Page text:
July 2012 Recipes (provided by Tony Heath)
- 300 g dark chocolate (70% cocoa)
- 100 ml double cream
- 1 tbsp brandy
- 1 tbsp sweet almond oil (optional)
Break the chocolate into small pieces, place in a pyrex bowl and melt in a bain marie (over a pan of simmering water) ensuring the bottom of the bowl does not touch the water.
Add the oil, if using, the cream and the brandy. Stir to make a glossy sauce for dipping. Transfer to a fondue bowl and keep warm with a night light or burner.
Strawberries, halved apricots, pear slices, banana slices, mandarin segments and small pieces of sponge cake.
- 3 tbsp olive oil
- 3 medium onions – chopped
- 3 cloves garlic- peeled, crushed and chopped
- 2 red chillies, halved, deseeded and chopped
- A good pinch of saffron
- Sea salt and freshly ground pepper
- 2 x 400 gm tins chopped tomatoes
- 1 tbsp tomato puree
- Splash pernod (optional)
- 2 glasses dry white wine
- 500 gms new potatoes
- An assortment of shellfish: mussels, clams, prawns scallops- approx 500gm
- 1 kg fish fillets: a combination of haddock, bass, bream, halibut, john dory, red mullet, squid, tuna etc etc
- A large bunch flat parsley, finely chopped
Heat the oil in a large pan, add the onions, garlic, chilli, saffron and seasoning and soften over a gentle heat for about 10minutes. Add the chopped tomatoes, the puree along with the wine and pernod. Bring to the boil and simmer for 5 minutes to reduce some of the liquid.
Add the potatoes, halved if necessary and simmer gently for about 15 minutes.
Add the cleaned and prepared shellfish, then carefully lay the fish fillets over the top, cover with a lid and simmer for a further 5 – 10 minutes by which time the shellfish will have opened and the fish will be just cooked.
Serve carefully in large bowls, adding a good sprinkling of chopped parsley, with a crusty French bread and finger bowls if deemed necessary.
Black Pudding with Apple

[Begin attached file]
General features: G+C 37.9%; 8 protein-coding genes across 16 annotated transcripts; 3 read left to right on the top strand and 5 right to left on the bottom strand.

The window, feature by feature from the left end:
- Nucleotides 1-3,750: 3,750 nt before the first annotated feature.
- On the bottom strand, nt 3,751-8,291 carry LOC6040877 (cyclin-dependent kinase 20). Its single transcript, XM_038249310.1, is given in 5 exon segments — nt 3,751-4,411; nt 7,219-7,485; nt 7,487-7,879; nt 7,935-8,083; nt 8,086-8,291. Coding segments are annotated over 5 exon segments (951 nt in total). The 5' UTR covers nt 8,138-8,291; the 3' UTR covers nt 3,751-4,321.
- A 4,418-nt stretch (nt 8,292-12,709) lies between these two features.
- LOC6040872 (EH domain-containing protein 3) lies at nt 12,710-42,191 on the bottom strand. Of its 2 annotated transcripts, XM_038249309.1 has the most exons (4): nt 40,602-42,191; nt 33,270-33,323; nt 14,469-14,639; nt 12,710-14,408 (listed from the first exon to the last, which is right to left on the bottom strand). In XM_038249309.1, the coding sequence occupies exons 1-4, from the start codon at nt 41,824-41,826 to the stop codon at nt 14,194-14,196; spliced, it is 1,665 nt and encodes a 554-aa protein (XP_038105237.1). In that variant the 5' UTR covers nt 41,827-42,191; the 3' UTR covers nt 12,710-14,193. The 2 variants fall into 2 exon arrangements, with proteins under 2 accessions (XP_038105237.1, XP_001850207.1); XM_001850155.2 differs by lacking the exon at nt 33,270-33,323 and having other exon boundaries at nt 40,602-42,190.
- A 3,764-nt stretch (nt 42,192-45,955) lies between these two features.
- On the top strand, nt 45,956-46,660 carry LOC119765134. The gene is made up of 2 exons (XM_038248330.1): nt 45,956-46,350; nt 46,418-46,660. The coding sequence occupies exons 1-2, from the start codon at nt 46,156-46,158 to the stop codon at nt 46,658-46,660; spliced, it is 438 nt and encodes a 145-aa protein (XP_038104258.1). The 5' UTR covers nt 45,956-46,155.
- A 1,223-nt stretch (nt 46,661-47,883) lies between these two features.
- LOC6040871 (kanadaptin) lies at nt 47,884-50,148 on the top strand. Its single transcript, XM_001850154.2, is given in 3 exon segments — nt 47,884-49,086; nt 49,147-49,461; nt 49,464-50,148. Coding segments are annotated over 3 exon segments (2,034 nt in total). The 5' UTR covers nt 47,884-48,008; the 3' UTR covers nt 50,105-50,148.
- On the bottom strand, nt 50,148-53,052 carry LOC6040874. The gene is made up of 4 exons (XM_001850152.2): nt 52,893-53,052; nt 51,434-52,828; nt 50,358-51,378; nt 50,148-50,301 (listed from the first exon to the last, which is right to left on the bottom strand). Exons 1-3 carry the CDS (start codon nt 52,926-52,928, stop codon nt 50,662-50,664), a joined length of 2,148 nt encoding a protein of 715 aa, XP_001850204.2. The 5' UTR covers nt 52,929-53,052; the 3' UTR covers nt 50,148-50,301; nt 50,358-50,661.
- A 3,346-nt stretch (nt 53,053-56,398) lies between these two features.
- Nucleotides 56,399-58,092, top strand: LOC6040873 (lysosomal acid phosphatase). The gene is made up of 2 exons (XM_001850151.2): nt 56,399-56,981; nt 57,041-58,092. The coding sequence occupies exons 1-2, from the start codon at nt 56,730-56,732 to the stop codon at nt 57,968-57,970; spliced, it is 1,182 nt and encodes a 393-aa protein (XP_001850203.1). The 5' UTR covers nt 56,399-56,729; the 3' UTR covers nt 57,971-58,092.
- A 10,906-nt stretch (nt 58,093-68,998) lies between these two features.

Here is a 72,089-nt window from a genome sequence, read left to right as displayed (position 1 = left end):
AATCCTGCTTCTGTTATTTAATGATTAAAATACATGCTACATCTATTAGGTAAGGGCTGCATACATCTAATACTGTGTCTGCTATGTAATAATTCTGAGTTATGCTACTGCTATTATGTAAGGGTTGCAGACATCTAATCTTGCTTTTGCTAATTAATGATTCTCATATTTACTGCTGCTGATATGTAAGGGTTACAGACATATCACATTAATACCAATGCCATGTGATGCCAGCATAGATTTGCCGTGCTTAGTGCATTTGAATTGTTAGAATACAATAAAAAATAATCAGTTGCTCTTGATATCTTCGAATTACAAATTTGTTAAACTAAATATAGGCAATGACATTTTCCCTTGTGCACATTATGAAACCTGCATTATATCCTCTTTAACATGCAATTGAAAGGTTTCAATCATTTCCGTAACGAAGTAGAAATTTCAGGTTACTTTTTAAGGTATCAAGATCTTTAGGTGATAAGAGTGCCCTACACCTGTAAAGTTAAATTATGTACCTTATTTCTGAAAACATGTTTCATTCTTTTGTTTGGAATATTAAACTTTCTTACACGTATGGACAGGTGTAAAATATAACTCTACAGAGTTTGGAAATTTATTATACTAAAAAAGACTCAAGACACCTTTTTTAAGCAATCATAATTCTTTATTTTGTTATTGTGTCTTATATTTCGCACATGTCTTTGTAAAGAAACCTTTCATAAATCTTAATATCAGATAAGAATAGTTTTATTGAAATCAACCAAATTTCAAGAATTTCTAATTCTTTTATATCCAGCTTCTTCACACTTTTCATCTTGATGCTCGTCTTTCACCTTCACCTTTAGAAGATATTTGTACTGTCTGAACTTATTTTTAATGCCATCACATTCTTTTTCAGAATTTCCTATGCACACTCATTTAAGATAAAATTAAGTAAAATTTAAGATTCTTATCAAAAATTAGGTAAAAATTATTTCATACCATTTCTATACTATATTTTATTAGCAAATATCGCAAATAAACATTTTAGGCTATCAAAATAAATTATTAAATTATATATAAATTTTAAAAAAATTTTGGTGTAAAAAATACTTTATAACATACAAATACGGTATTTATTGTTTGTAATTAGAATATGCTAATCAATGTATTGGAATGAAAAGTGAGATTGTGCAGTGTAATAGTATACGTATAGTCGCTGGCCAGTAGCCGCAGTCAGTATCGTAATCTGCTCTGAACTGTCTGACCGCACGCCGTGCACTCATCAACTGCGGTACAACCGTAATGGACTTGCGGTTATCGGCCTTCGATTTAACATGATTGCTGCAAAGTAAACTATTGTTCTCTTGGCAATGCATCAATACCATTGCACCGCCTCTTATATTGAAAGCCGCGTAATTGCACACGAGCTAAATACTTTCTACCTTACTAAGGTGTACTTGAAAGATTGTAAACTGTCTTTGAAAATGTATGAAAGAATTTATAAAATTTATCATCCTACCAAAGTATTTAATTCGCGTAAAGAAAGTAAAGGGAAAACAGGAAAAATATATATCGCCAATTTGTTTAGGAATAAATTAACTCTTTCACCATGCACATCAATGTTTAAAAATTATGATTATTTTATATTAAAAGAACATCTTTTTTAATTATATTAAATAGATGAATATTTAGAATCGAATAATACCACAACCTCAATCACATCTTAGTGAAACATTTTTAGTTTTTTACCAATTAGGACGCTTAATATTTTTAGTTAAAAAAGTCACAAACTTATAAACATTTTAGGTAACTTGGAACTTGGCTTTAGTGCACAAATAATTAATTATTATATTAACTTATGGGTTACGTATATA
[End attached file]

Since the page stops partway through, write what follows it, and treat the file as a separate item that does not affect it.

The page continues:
(Boudin aux Pommes)
- Olive oil or rapeseed oil for frying
- A firm black pudding, rather than a soft mealy type, cut into thick slices, then each slice quartered into chunks
- 3 thick rashers of bacon, chopped, or 150 gm bacon lardons
- 25 gm butter
- 3 Bramley apples, peeled, cored and cut into wedges
- Good pinch nutmeg
- Sea salt and freshly ground pepper
Heat some oil in a large frying pan, add the black pudding and bacon and cook over a medium heat for 2 – 3 minutes on each side, reduce the heat and heat another fry pan adding the butter, the apples and nutmeg, mix through and cook quickly for about 4 minutes until the apple colours and just softens.
Add the apple to the black pudding, season and cook together for a further 5 minutes on low heat, serve with sauté potatoes
Pork Escalopes with Blackcurrant
(Porc au Cassis)
- 2 pork fillets, trimmed and cut into thick medallions, each one being batted out between 2 sheets of cling film, allow 2 – 3 small escalopes per person
- 300 gm blackcurrants – frozen would be fine too
- 1 tbsp sugar
- 50 ml water
- 1 tbsp olive or rape seed oil
- Sea salt and pepper
- 60 gm butter
- 2 Bramley apples, peeled, cored and sliced
- Pinch cinnamon
- Splash of crème de cassis (if available)
Wash the blackcurrants, remove any stalks and place the fruit into a small pan with the sugar and water. Cover and gently bring to the boil then remove from the heat and allow to cool a little. Drain the blackcurrants, reserving the juice and the berries separately.
Heat the oil in a sauté pan and fry the escalopes for about 2 minutes either side until cooked and nicely coloured, remove and keep warm.
Melt a little of the butter in a sauce pan and fry the apple slices gently with the cinnamon until coloured and just cooked.
Put the reserved blackcurrant juice and crème de cassis into the pan that the pork was cooked in, bring to the boil and simmer. Whisk in the remaining butter cut into small pieces until you have a nice glossy sauce, add the reserved blackcurrants.
Spoon some of the apples onto plates, lay 2 escalopes over these and spoon over and around some of the sauce.
Serve with steamed or boiled potatoes to balance the richness of the dish.